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WA Department of Ecology funds $16.3M in grants for zero-emission vehicles

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(The Center Square) – The Washington State Department of Ecology recently announced $16.3 million in funding for local tribes, ports and other municipalities to move their vehicle fleets further toward Washington’s zero-emission goals.

The funding will come in the form of grants, and Ecology lists “switching out vehicles and diesel equipment [to] help air quality and the climate” as the stated goal of the funds.

“We’re delighted to offer these grants and encourage applicants to take advantage of this opportunity,” said Molly Spiller, manager of Ecology’s Volkswagen Settlement grant program.

Grant funds orginated from the Volkswagen emissions settlement.

“Cities, counties, public utilities, school districts, universities – really, any public or tribal entity in Washington that owns eligible diesel equipment or vehicles – can use these funds to support their local communities and help accelerate the transition to a clean transportation future,” added Spiller.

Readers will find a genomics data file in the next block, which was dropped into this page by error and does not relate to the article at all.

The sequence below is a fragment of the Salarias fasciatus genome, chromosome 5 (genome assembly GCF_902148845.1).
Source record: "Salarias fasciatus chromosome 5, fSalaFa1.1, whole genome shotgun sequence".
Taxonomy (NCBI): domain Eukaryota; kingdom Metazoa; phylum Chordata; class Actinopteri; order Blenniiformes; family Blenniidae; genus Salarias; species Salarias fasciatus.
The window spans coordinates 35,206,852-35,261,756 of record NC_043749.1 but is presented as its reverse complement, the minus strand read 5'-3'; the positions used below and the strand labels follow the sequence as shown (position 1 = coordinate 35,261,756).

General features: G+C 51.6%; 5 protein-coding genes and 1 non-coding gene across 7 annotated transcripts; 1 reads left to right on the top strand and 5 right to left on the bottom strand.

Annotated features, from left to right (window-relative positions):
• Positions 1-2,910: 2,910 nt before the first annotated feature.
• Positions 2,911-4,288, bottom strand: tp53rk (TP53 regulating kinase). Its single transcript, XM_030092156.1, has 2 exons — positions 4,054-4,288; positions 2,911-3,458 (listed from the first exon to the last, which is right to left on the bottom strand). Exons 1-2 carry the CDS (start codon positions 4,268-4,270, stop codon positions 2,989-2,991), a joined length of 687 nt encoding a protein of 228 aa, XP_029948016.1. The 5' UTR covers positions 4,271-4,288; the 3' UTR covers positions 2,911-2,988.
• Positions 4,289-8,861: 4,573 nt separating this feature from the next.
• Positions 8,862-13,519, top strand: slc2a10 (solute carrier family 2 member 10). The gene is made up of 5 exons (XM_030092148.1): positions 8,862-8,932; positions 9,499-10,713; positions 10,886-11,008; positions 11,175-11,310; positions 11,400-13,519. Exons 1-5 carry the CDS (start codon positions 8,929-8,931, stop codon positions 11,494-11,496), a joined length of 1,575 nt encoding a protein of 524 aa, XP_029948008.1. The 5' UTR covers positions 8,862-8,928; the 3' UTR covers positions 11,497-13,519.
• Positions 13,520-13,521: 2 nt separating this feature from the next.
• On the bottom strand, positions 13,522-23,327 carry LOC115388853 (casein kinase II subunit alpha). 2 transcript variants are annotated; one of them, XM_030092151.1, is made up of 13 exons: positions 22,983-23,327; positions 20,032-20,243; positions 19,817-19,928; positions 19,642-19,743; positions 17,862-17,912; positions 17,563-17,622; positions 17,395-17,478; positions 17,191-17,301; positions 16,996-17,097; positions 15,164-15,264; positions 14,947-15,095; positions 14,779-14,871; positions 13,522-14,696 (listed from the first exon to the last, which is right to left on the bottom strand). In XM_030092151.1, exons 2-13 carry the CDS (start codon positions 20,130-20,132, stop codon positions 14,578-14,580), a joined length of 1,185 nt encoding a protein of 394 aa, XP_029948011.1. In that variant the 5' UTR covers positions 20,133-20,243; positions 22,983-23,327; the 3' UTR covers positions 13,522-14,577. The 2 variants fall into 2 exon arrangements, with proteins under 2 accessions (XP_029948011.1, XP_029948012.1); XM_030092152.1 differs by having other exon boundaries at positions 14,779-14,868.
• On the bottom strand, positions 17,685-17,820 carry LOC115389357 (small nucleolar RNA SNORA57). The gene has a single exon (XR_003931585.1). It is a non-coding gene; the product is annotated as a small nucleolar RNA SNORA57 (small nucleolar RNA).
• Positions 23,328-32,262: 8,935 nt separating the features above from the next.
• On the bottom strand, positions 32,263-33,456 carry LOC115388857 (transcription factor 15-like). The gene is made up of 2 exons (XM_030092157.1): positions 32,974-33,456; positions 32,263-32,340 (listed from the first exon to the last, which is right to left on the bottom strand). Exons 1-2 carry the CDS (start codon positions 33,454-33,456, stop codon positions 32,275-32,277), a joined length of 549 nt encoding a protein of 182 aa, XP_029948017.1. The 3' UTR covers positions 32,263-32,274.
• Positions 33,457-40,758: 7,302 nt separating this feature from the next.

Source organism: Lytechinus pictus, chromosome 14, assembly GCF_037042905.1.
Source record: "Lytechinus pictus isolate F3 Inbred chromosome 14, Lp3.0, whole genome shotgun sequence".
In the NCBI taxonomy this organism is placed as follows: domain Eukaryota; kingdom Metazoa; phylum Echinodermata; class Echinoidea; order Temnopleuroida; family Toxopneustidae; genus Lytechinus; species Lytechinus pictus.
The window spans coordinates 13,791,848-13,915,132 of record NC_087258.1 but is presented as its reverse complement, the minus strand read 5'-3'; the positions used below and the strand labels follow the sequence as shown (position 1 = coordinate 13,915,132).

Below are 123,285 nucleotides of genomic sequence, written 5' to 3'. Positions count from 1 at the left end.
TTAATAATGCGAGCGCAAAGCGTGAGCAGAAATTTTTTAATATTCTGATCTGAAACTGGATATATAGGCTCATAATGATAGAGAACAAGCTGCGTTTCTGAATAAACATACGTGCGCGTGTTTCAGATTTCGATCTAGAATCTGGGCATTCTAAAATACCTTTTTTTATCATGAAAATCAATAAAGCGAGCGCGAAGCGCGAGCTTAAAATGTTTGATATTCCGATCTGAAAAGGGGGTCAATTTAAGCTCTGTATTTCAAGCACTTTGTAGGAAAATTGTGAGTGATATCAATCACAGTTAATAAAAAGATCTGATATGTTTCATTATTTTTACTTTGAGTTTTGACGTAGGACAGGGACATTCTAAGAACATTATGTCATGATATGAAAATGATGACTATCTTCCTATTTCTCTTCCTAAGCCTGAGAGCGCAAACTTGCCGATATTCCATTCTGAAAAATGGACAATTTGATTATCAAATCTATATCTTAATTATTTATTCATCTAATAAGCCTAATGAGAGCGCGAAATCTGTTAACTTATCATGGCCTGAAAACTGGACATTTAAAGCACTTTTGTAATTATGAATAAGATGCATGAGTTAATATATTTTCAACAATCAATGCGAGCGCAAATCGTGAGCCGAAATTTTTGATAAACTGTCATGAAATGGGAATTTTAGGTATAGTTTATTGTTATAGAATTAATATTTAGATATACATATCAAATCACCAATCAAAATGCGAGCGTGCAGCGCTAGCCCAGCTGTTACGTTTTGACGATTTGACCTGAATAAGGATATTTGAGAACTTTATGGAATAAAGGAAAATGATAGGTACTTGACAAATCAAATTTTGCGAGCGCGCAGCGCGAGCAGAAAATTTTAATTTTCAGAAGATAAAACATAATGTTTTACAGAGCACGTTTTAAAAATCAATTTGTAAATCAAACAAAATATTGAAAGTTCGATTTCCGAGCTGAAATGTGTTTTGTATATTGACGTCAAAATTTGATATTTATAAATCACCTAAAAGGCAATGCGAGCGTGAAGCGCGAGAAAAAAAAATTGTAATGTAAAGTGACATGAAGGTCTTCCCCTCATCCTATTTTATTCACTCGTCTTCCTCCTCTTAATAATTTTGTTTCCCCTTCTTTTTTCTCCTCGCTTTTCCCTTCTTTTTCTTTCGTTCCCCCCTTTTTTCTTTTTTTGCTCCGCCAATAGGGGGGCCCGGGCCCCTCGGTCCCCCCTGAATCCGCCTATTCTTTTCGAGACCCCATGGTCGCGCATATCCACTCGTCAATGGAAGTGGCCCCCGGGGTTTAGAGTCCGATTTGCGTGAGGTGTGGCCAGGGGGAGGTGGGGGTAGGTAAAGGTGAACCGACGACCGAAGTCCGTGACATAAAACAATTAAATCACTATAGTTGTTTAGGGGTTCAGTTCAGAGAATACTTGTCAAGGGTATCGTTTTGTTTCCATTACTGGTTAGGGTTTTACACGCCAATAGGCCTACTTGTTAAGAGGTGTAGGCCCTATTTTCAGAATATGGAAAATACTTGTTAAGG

Monies can be used for replacement of aging diesel street sweepers, refuse vehicles, freight switcher locomotives, cargo-handling equipment and forklifts with new zero-emissions models.

Per the Revised Code of Washington 70A.30.010, Washingotn has adopted California’s zero-emission vehicle standards.

Zero emission refers to an engine, motor, process or other energy source that emits no waste products that pollute the environment or disrupt the climate.

“For these grants, diesel refuse vehicles, street sweepers, and freight switchers may be replaced or repowered with electric or hydrogen models,” said Ecology Communications Manager Susan Woodward in an email to The Center Square when asked for clarification on vehicle eligibility criteria. “Replacements of port cargo handling equipment and forklifts must be electric. In all cases, hybrid replacements are not eligible.”

More information on vehicle eligibility can be found in the grant guideline document accompanying the announcement.

Grants can also be used for charging and refueling infrastructure that qualifies under the emissions standards.

The department lists two sets of applicants that will receive priority: those in “communities disproportionately impacted by air pollution,” and “applicants with older and higher-consumption diesel equipment and vehicles.”

Grant applications are open from Wednesday through Oct. 26

More information on the grant application process can be found on the Department of Ecology’s website.

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